The proposed plans by Glasgow City Council to re-develop the site of Paddy's Market should be a source of some sadness for the people of Glasgow, even if it has become a run-down area. I presume it is going to become another gentrified city centre development for the middle classes to occupy while they consider where they really want to live when city centre lifestyle becomes too fraught (when they have kids).
Paddy's market has a long history. It was where the immigrant Irish of the East end of Glasgow went to buy second hand clothes for themselves and their children after they had been evicted from their lands and suffered from the potato famine. They were welcomed in Glasgow but found the same sort of poverty for working people there as they had left. Paddy's market was a necessary evil. The real sadness is that it still exists today for nearly the same purpose. Among the rip-off DVDs and CDs there are still stalls selling second hand clothes for the really poor. On a recent visit my son remarked that it was terrible that people had to sell this kind of stuff to live, but it is worse that people have to buy this kind of stuff to live.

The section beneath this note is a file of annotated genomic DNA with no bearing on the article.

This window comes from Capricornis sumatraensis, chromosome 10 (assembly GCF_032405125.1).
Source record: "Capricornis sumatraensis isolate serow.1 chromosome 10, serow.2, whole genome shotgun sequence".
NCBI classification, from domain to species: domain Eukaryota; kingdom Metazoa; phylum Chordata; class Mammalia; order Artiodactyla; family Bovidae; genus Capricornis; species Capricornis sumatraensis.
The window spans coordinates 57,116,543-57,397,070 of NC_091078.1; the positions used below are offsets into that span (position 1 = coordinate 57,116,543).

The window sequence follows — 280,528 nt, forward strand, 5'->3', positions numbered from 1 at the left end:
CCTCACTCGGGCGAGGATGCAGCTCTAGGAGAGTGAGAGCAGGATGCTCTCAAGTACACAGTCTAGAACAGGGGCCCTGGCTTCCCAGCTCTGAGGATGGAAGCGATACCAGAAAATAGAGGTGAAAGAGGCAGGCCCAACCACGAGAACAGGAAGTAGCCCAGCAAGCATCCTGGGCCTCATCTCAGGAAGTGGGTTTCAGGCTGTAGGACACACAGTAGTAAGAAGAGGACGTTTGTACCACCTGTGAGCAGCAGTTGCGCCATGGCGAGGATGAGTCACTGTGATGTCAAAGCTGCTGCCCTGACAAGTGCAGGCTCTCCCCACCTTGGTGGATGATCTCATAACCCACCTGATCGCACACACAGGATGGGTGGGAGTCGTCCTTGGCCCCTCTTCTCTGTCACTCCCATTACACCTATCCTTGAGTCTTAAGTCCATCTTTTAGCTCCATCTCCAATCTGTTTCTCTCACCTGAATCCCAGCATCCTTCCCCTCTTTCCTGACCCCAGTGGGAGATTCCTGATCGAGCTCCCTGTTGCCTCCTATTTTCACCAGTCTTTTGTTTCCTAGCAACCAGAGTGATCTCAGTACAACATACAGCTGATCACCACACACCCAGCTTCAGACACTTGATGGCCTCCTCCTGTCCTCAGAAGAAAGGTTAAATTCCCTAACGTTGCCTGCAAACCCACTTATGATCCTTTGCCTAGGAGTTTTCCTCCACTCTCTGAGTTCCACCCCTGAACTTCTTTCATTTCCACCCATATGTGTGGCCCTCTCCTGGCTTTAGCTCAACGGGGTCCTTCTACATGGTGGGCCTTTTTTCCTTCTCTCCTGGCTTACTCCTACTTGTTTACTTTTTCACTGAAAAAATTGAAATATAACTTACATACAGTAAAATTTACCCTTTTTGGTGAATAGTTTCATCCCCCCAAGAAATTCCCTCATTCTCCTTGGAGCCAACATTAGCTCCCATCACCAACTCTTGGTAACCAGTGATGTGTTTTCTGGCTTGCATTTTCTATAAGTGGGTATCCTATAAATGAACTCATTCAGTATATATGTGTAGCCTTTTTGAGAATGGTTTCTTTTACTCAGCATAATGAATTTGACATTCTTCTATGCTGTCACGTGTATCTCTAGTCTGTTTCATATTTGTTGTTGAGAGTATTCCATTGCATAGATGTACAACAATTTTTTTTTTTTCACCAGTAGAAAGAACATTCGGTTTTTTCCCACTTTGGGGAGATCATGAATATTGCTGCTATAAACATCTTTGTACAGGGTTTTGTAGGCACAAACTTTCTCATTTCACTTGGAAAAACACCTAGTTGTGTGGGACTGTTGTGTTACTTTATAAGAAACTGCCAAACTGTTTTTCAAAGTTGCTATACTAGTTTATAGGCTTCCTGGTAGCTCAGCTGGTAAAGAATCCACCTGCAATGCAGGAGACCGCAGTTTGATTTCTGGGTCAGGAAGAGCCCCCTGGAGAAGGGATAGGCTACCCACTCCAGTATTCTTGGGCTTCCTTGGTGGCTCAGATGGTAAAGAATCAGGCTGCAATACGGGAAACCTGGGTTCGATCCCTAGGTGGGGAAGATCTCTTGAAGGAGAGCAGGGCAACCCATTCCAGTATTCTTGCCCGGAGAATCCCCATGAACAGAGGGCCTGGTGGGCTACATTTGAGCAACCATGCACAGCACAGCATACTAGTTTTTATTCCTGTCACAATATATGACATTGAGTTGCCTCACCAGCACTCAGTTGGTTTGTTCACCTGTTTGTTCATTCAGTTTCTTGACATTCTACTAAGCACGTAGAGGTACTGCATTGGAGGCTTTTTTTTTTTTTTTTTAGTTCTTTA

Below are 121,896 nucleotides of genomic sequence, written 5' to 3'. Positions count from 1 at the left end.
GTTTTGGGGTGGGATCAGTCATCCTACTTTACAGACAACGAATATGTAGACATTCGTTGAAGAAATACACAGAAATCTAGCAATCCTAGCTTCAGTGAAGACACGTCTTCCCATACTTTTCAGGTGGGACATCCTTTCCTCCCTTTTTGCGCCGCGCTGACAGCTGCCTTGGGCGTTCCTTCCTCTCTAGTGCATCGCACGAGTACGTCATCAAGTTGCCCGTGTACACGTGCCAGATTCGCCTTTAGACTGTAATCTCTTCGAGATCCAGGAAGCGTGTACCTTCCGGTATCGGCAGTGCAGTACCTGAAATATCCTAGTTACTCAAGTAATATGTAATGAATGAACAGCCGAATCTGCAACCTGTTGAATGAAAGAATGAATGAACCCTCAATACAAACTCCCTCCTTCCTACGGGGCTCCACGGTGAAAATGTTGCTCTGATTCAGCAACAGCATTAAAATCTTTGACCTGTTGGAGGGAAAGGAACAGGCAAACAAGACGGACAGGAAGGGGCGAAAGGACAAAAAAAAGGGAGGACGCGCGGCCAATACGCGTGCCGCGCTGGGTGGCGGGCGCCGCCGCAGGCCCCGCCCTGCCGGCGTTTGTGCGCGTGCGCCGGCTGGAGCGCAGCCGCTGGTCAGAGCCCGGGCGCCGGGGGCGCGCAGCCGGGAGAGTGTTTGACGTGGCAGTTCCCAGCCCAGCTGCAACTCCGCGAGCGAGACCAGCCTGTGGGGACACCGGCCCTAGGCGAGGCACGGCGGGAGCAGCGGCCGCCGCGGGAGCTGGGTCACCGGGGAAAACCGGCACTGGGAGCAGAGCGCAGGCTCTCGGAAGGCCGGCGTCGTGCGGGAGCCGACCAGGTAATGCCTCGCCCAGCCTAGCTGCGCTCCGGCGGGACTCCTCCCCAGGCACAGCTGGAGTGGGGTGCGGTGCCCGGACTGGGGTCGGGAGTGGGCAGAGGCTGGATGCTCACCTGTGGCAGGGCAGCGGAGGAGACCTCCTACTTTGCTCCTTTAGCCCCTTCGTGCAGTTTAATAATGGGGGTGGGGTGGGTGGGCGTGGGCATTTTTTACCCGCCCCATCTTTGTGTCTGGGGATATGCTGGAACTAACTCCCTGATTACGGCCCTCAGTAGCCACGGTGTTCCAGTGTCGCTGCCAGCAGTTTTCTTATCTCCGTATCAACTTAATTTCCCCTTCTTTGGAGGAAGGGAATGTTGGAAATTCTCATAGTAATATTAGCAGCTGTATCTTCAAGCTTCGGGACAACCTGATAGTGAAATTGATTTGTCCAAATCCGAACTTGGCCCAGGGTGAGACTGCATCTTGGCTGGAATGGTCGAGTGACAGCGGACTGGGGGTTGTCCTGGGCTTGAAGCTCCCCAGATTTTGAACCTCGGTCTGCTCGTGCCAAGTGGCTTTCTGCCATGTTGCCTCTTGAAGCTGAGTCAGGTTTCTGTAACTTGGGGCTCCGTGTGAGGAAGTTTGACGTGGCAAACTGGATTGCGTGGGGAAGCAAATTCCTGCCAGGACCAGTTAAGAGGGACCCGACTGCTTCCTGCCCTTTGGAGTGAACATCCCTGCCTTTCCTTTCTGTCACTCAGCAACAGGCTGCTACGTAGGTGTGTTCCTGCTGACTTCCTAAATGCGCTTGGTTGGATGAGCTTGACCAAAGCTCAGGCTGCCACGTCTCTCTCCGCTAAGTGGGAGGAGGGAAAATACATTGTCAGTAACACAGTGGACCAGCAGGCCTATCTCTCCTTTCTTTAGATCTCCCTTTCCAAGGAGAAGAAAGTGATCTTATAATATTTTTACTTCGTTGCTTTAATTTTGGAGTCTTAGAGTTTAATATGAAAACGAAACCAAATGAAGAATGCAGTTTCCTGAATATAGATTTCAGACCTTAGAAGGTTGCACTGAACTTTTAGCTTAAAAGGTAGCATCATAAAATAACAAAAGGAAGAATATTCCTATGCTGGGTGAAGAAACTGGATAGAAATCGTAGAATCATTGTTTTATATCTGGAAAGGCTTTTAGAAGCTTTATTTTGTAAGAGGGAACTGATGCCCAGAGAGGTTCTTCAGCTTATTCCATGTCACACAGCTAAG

Re-develop Paddy's Market by all means, but re-develop it as a memorial to the plight of working people. It is a piece of working class history, you might even call it an International Working Class Heritage Site, but there was never a member of the aristocracy living there so it won't count, will it?
The Heilan-man's umbrella (under the bridge at Central Station, for my foriegn readers) also served as a dossing down place for Highlanders dispossed in the Highland clearances, hence the name, and it is still in use by the homeless whenever Strathclyde's finest don't move them along.
Just more working class heritage messing up the post-modern image that Glasgow tries to promote by completely invented heritage like the 'Merchant City'. Real heritage is far too 'gritty' for them.